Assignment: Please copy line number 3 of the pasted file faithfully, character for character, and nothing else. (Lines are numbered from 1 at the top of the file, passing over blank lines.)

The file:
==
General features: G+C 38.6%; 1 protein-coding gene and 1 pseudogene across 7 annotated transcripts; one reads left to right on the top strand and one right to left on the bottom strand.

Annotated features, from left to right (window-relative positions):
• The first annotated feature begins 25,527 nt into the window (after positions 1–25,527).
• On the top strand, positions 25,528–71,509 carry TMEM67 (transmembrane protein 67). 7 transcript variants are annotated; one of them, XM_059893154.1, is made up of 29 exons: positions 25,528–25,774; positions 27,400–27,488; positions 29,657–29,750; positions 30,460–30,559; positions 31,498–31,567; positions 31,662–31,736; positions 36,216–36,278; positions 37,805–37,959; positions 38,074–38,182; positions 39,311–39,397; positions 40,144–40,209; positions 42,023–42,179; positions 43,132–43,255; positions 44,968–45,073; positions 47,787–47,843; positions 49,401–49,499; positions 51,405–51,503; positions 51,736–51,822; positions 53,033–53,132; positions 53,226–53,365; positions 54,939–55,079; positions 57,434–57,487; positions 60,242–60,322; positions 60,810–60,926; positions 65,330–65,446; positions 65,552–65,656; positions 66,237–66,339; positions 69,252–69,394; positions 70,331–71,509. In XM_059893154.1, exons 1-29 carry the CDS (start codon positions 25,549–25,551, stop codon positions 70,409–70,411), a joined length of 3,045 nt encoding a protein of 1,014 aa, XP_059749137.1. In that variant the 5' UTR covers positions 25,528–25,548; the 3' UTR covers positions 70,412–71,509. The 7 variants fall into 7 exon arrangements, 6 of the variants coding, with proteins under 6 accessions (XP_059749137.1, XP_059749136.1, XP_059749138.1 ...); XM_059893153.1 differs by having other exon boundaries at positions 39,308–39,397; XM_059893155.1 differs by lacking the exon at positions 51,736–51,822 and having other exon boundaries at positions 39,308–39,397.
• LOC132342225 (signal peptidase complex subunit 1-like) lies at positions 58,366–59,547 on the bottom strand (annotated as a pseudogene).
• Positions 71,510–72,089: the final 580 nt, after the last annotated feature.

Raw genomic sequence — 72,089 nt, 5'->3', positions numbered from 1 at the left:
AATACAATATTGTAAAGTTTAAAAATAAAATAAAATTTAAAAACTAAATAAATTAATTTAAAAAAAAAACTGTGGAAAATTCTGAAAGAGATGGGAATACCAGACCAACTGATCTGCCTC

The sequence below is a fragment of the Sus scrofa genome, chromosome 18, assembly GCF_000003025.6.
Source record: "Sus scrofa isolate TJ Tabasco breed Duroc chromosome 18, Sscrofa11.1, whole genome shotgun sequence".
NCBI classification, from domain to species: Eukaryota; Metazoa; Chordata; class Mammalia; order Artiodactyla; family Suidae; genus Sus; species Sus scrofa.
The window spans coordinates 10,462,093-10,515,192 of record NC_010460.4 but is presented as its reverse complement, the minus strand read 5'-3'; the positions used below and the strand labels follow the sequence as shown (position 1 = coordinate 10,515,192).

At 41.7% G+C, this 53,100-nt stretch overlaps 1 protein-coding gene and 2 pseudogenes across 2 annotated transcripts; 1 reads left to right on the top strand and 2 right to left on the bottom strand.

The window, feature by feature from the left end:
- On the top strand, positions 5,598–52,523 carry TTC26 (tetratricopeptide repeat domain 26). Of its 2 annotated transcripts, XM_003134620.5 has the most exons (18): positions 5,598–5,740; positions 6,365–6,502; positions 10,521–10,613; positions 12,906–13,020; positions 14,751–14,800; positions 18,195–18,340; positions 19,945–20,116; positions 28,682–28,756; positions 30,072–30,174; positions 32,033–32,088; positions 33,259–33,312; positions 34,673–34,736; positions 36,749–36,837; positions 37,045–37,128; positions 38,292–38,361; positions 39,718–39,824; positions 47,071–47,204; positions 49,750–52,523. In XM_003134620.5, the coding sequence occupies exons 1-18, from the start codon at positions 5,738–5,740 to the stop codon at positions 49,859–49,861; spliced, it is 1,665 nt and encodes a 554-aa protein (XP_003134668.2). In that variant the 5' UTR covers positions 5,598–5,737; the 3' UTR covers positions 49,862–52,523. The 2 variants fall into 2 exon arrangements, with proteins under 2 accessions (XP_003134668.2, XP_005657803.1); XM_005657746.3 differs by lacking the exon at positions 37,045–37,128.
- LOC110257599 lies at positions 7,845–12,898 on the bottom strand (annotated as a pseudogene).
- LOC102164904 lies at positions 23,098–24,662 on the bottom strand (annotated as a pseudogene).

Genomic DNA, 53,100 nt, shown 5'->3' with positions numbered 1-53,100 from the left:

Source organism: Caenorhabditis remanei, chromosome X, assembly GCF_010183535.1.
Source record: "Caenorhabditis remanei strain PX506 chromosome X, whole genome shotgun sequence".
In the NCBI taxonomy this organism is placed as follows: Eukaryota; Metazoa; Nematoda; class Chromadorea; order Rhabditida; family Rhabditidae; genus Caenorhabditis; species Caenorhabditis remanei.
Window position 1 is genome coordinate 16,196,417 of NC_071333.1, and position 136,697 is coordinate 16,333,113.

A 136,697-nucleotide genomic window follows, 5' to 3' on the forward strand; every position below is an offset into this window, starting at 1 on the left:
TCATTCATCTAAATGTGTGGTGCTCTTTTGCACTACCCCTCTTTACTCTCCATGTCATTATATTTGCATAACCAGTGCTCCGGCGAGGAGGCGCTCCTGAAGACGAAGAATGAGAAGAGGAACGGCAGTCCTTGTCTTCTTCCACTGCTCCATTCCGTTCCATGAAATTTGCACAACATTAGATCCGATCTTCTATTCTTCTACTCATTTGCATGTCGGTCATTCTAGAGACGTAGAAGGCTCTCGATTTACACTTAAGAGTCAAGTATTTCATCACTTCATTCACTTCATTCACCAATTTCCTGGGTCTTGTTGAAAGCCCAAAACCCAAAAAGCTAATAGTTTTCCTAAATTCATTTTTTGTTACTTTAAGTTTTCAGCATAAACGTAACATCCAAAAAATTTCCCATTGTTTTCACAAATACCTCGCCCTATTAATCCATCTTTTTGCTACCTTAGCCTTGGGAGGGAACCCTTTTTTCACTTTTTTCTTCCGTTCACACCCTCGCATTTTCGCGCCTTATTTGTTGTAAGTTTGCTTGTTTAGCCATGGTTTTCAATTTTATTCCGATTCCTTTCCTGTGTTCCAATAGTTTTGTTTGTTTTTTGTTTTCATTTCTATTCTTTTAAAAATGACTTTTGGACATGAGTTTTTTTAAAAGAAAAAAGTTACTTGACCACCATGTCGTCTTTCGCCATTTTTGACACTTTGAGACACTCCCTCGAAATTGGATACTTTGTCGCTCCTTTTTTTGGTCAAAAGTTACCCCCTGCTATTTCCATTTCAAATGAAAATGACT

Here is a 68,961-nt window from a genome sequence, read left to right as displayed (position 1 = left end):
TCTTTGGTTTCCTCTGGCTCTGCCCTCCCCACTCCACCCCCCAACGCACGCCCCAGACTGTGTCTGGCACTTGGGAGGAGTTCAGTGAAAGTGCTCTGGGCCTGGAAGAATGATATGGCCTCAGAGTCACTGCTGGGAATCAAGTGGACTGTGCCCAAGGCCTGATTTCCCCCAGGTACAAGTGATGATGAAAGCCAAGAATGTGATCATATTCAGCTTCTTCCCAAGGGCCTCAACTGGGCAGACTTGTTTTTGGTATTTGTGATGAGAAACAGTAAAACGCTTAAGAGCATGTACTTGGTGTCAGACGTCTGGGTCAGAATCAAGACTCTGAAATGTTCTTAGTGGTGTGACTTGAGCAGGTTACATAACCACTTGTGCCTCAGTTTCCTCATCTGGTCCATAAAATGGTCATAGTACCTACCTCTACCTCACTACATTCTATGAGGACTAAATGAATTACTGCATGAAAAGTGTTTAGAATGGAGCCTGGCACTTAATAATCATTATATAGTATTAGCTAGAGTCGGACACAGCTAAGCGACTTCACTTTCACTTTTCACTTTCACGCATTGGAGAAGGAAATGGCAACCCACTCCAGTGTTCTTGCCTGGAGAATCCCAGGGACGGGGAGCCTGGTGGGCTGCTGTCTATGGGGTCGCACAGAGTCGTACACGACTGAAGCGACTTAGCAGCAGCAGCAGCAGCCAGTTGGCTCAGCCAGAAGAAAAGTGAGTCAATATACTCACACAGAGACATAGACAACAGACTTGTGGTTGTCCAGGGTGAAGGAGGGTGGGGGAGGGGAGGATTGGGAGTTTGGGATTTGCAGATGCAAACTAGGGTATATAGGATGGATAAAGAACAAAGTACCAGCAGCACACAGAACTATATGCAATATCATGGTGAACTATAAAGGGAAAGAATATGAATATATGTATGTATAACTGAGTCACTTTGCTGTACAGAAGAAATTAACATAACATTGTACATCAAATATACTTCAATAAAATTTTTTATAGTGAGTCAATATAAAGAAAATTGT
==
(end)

• The first annotated feature begins 25,527 nt into the window (after positions 1–25,527).